- Ch. 1: Business
- Ch. 2: Fundamental Theorem
- Ch. 3: Sales
- Ch. 4: Relationship Building
- Ch. 5: Branding
- Ch. 6: Archetypes
- Ch. 7: Consumers
- Ch 8: Our Products
- Ch. 9: Proposals & Figures
- Ch. 10: Papers & Conferences
- Ch. 11: Giving Talks
- Ch. 12: Internet
- Ch. 13: The Public & the Govt.
- Ch. 14: Science Itself
- Ch. 15: Starting a Movement
- Further Reading
- More Useful Links
Twenty thirteen was another topsy-turvy year for scientists in the U.S. Many of us spent a good part of the year dealing with budgets slashed by sequestration. Government scientists, including last year’s Nobel laureates, spent October 1-16 on furlough. This year’s Nobel laureates were overheard telling their students that they would have better luck building a career if they left the country.
At the same time, 2013 saw shifts in the nature of our marketing tools, as social media outlets edged closer to market saturation. Teens began abandoning Facebook for Instagram, Twitter and Snapchat. Popular Science turned off the comments on its online articles, to combat a “politically motivated, decades-long war on expertise”.
Despite these challenges, scientists kept on keeping on, finding creative new ways to market our work—new insights into our customers and their needs. Here’s a list of my favorite science marketing success stories of 2013. Let’s drink a toast to our colleagues who came up with these plans, and to ourselves for continuing to make new Earth-shattering discoveries this year. Here’s 2012’s list, and 2011’s for comparison.
#5 Shot By Shot: Stories of Vaccine-Preventable Diseases
Sick and tired of misinformed parents and lawmakers who rail against vaccination based on weak, anecdotal evidence? Vaccines protect us from meningitis, polio, and hepatitis, and a range of other horrible diseases; the statistics are clear. But for those who don’t prefer to think about numbers, ShotByShot.org is collecting anecdotes—stories told on video—from people whose lives were changed by horrible vaccine-preventable diseases. In 2013, storytelling remains a crucial marketing tool, and scientists are catching on.
#4 Climate Name Change
Why do terrible hurricanes bear the names of nice people? Glad your name doesn’t happen to be Sandy or Katrina? ClimateNameChange aims to right this wrong, petitioning the World Meteorological Organization to name storms after prominent Climate Change Deniers. Their hysterical, viral video (2.7 million views) shows newscasters tracking hurricanes named for Senators Marco Rubio and David Vitter. Add your signature here to the list of more than 100,000 signatures they have collected so far.
This new series of workshops, launched by Harvard and MIT graduate students, teaches graduate students to become better communicators. The first ComSciCon, held in June, 2013, focused on writing. The 2014 workshop, June 12th – 14th at the Microsoft New England Research and Development Center focuses on speaking. And get this: the founders scraped up enough funding that workshops are not merely free; they come with travel reimbursement. So there are no excuses not to apply.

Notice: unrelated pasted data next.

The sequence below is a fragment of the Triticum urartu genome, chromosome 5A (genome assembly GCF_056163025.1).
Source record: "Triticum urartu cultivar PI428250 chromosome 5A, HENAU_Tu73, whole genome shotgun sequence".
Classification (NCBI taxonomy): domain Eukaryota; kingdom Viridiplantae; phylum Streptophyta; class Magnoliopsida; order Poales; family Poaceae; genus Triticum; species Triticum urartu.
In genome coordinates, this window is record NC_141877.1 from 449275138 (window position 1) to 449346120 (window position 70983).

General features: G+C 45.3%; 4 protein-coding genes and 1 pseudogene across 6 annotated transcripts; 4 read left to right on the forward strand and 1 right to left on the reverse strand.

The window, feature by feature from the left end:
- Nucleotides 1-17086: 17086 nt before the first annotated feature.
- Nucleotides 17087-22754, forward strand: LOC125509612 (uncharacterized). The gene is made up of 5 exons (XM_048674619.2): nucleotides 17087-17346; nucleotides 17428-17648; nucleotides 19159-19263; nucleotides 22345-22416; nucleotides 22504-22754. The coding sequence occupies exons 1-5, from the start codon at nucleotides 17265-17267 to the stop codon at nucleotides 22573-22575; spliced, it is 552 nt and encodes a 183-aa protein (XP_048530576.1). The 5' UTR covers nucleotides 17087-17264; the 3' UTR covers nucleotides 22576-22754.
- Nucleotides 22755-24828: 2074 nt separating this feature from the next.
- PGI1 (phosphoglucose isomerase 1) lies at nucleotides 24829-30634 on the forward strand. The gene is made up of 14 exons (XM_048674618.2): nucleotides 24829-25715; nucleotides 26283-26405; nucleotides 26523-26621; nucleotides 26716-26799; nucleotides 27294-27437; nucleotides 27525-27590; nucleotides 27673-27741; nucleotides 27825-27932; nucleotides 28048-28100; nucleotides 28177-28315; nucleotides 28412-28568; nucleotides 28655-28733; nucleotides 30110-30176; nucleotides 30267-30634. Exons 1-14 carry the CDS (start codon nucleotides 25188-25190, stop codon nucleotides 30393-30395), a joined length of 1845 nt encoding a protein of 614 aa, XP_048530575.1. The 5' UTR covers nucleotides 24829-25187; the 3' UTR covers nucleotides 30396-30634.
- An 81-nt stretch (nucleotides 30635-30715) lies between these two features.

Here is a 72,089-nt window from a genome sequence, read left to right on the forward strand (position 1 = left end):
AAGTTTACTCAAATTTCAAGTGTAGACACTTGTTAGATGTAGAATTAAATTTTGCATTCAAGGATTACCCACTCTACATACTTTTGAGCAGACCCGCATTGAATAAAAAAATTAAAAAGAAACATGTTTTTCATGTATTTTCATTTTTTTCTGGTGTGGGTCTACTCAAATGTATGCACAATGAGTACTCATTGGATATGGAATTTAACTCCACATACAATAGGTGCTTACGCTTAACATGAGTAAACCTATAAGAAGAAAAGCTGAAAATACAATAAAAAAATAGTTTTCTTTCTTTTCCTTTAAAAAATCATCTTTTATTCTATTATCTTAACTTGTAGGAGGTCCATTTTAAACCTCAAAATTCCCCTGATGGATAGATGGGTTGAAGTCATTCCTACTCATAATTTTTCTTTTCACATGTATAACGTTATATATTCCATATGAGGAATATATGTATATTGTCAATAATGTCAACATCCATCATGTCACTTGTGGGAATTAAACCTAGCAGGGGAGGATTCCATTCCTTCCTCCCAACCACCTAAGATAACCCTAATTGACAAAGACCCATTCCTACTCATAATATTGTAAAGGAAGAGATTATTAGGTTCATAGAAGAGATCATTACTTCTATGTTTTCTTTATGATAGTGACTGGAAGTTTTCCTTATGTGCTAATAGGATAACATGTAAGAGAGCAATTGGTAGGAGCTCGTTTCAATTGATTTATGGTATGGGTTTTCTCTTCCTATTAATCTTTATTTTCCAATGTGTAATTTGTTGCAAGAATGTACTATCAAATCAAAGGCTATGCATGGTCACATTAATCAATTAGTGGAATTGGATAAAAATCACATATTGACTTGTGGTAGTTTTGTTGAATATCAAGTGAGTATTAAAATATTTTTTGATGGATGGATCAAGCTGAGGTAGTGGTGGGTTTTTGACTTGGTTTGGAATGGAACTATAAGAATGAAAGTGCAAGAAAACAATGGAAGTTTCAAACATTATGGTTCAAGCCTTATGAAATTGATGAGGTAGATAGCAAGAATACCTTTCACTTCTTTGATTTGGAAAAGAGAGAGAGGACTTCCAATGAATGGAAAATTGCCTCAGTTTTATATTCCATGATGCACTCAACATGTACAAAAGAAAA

#2 The Biotechnology and Life Science Advising (BALSA) Group
Many graduate programs talk about the importance of non-academic career paths. But graduate school remains an ivory tower experience for most. BALSA is working to change that situation in a unique and powerful way. This non-profit organization sends Washington University in St. Louis students and postdocs out into thebusiness community to serve as consultants and gain experience working with local startups. The startups receive help with market analysis, technology due diligence, and other tasks that demand research skills. The students network with industry professionals–and learn to think about Customer Needs and Market Receptivity. Mmm…customer needs!
#1 Citizen Science reaches the White House
It’s been 114 years since the first Audobon society bird count, and six years since launch of Galaxy Zoo. And now the federal government has come to see the importance of involving laypeople as participants in scientific progress. The new open Govenment action plan, released this December, fosters “incentive prizes, citizen science, and crowdsourcing to harness American ingenuity”. In concert with this plan, the White House recognized twelve leaders of citizen science this June for increasing public engagement in science and science literacy. I think citizen participation in science is an ideal way to heal the rift between scientists and the rest of the country that’s been spreading since World War II. Now that this movement catching on inside the beltway, maybe we’ll see more and more Americans in 2014 getting involved in doing science themselves.
- series of professional development workshops, and a book published by Island Press, meant to help scientists, engineers, and doctors build the careers they want and shape the public debate. Because sometimes, unlocking the mysteries of the universe just isn't enough.
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